Amid the seething ashes, malodor of death and stifled sobs and ululations of numerous widows and orphans, the United Nations came into the picture out of the effluvium of World War II with the aim of abating global conflicts, sustaining peace and escalating socio-economic development throughout the world.
We have to be thankful that a war of a diabolic proportion leading to the creation of UN has eluded mankind till date. Nevertheless, minor conflicts spread out in the world, calamities engineered by man all amount to an equivalent third world war.
Northern Ireland Conflict led to over 2500 deaths since 1969.
This is one example for a regional conflagration in a very long series of conflicts fought by Britain in Ireland. Northern Ireland is a part of the United Kingdom, with a Protestant majority loyal to London. The Irish Catholic minority has sought to disaffiliate and join the Irish Republic in the southern part of the island. The Irish Republican Army and other groups have orchestrated a largely urban guerrilla campaign since 1969. Protestant para-military groups also wage an underground war against the Catholic population.
Sunni muslims fighting Shia muslims is not something unheard of. These regional infernos, that have left millions dead, have dissevered the international community down the middle and currently present us with a stark scenario. Global decision making is acceleratingly becoming the monopoly of a few. Unilateralism is more so the order of the day. Amidst all these, the fate of the UN is impugnable.
But then one must accept that the demise of Cold War indeed held a great opportunity for the anointed institution as it enlivened the hope for a prosperous and peaceful world order.
However, this concept of a frictionless world turned out to be a fallacy with sectarian conflicts engulfing every nook and cranny. So disastrous is the performance of the UN in keeping its security promises that it appears to be heading the League of Nations at a snail’s pace. Unfortunately, the UN, as it exists today, is nothing but a bony structure, which is required to be imbued with adipose and sinew to be effective.
Let us not forget that the UN is obligated not only to provide a pacifistic system for maintaining global peace but also devise ways and means to manage critical problems, which no single government is capable of superintending. Who else other than this extensively mirrored world body can be tasked with monitoring and fortifying order in an ideal society based on law? The Iraq war has robbed the UN of this power in the ballpark and leaves a grey area to be exploited by any government.
With the inscribing of the UN Charter in 1945, a framework for a cogent system of international governance in an increasingly mutually dependent world came into being though both the Cold War and its subsequent era witnessed an unfortunate degradation in the entire institutional mechanism that everybody consented to adhere to. The UN Charter binds the member states into accepting a clear restraint on the use of inordinate force because the maintenance of peace and protection of accredited global interests vests with the UN itself.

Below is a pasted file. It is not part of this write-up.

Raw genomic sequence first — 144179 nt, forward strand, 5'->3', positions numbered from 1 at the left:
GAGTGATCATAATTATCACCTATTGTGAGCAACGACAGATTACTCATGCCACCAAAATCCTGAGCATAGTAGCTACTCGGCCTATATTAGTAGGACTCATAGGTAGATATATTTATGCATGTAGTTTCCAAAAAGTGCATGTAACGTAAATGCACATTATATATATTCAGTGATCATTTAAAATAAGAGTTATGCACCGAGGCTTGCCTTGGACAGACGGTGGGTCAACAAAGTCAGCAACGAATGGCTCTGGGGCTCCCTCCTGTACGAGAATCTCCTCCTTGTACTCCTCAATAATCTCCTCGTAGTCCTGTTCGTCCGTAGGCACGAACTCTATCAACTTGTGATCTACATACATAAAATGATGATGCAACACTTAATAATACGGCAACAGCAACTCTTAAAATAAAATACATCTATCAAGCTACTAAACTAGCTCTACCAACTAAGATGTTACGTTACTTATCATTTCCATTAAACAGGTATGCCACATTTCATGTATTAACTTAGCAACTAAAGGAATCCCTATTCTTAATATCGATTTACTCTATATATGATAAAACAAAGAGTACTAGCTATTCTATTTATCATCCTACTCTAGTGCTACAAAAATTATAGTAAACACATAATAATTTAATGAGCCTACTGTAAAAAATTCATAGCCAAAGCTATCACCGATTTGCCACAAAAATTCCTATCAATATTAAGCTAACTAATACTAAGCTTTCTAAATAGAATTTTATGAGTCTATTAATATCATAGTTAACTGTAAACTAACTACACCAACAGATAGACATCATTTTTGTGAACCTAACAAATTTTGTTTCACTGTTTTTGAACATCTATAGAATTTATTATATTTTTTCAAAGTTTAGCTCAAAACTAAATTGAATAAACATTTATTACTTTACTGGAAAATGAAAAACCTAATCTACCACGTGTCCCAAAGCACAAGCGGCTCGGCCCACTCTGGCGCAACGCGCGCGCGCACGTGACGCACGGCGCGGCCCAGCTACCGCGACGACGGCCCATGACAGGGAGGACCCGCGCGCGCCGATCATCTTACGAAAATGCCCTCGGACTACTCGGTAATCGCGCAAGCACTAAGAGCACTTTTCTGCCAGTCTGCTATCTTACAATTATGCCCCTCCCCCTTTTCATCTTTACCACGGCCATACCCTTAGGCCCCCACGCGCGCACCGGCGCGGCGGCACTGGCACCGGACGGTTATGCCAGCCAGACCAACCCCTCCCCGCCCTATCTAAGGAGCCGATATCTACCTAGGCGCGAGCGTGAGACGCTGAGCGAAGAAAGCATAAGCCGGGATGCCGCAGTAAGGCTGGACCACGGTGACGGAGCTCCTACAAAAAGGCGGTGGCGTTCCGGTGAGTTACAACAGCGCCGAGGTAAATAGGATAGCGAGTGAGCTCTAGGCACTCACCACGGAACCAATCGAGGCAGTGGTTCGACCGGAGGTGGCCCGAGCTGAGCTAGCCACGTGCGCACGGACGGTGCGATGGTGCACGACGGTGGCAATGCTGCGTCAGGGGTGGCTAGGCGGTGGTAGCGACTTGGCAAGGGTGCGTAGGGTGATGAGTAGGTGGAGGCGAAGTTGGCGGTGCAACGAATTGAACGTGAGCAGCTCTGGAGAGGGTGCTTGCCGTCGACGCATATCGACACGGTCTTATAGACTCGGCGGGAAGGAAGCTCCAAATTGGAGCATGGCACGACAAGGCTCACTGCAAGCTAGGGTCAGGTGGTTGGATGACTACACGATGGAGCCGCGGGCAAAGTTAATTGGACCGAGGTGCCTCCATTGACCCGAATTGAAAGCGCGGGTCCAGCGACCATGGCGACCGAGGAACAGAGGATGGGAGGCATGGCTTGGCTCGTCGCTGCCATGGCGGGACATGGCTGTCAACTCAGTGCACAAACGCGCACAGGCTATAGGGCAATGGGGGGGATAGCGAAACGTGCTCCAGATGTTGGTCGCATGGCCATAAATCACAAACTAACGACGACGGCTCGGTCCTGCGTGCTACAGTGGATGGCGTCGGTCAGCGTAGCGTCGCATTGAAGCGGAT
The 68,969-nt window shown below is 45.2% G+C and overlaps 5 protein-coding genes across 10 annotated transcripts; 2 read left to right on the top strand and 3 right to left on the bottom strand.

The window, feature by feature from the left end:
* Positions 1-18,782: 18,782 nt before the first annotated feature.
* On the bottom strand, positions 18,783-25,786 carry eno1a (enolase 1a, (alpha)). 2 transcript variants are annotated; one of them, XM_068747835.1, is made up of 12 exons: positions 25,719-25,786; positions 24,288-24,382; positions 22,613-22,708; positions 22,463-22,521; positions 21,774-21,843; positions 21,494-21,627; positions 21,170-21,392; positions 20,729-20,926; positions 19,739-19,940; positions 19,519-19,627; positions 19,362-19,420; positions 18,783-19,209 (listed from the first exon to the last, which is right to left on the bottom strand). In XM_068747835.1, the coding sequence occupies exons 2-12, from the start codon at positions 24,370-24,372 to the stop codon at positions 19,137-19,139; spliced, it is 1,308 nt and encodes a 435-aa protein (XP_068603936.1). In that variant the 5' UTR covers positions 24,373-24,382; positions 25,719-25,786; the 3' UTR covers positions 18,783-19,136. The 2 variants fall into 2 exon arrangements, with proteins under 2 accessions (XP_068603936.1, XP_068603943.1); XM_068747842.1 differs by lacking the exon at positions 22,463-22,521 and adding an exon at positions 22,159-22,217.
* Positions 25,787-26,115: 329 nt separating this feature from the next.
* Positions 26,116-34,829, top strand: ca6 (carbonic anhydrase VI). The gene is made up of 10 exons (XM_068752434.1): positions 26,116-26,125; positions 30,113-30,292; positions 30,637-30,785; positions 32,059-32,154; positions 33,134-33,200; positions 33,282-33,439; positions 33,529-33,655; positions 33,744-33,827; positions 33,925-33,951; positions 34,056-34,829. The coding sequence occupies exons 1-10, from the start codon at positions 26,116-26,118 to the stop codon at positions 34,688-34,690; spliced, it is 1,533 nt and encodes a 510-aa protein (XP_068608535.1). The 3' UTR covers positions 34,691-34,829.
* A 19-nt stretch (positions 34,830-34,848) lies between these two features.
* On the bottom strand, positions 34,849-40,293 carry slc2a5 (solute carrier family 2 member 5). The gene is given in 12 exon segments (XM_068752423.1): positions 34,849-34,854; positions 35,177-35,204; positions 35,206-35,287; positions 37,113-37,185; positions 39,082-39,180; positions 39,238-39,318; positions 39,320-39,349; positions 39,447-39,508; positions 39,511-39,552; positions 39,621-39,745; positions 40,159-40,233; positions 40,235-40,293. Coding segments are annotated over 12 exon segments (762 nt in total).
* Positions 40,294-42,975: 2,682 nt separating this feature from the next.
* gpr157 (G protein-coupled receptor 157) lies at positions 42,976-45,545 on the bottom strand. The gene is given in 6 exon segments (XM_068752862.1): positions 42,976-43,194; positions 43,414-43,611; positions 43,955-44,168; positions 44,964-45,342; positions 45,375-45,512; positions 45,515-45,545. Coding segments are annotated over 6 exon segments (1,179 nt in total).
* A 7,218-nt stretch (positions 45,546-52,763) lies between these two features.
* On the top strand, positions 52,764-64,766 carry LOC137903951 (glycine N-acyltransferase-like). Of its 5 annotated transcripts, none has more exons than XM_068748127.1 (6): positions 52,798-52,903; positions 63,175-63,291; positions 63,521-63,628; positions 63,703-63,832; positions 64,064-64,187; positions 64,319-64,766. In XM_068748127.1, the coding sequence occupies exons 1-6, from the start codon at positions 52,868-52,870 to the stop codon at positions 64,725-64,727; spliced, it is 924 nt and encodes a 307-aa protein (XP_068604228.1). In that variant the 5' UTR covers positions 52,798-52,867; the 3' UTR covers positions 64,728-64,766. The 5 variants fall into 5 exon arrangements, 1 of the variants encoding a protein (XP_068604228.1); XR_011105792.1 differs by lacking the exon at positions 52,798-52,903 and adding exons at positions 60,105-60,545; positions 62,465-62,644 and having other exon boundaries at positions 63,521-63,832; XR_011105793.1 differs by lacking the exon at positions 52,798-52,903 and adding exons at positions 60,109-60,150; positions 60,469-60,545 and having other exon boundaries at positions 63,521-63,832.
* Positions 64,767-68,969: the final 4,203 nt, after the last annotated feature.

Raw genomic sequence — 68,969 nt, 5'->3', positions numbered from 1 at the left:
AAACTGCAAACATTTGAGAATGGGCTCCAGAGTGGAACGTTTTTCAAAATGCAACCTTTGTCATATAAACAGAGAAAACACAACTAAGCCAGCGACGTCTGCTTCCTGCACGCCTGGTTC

The Security Council bearing primary incumbency for ensuring global peace has either been jittery in its approach to critical situations or undulated by partisan interests. Many believe that the biggest accomplishment of the UN is its success in thwarting a direct armed conflict between the major powers. But in reality, given the extenuating influence and impact of the world body in crisis situations, the trepidation of mutually assured destruction has so far forestalled the big powers from adopting adventurist action against each other. While there is no doubt at all that some ill-conceived action by dictatorial regimes does provide the perfect vindication for propagating unilateralism, the international community must put their heads in unison to come up with some peachy keen solution so that the damaged credibility of the UN can be refurbished at the earliest.
In the words of former UN Secretary-General Kofi Annan, the UN must gear up to become a perfect symposium for resolving disparities rather than turning into a mere juncture for acting them out. It might not be out of context to remind ourselves that a high level panel appointed by Annan, for outlining the challenges faced by the UN, have given their nod for the use of brute force in some situations to prevent an impending threat.
The panel also suggested that the Security Council be made the nodal point for threat assessment.
It would be myopic of the influential world leaders to decline this opportunity in the revulsion of getting trapped by a clause or formal agreement that implies a legal commitment towards shared and collective responsibility in handling troubled situations.
As world powers struggle to find the most congruous global response to mitigate the sufferings of ordinary Syrians, Organization of Islamic Cooperation Secretary-General Ekmeleddin Ihsanoglu’s tenet that Syria can be bailed out from the grisly crisis through a political solution and that the UN has a role in it offers a glimmer of hope, however dim it might be.
The United Nations recently conveyed that it is “gravely concerned” about the mounting evidence of gross violations in South Sudan of international human rights law, including extrajudicial killings of civilians and captured soldiers.
Evidence gathered by the UN mission shows that South Sudanese citizens are being targeted because they belong to President Salva Kiir’s ethnic group, the Dinka, or to his former vice president Riek Machar’s ethnic Nuer group. The UN mission warned that allowing the violence to continue could “destroy the fabric of the new nation,” which gained independence in 2011 after a long war with Khartoum that claimed some two million lives.
A UN official urged both the warring sides to bring the country back from the brink.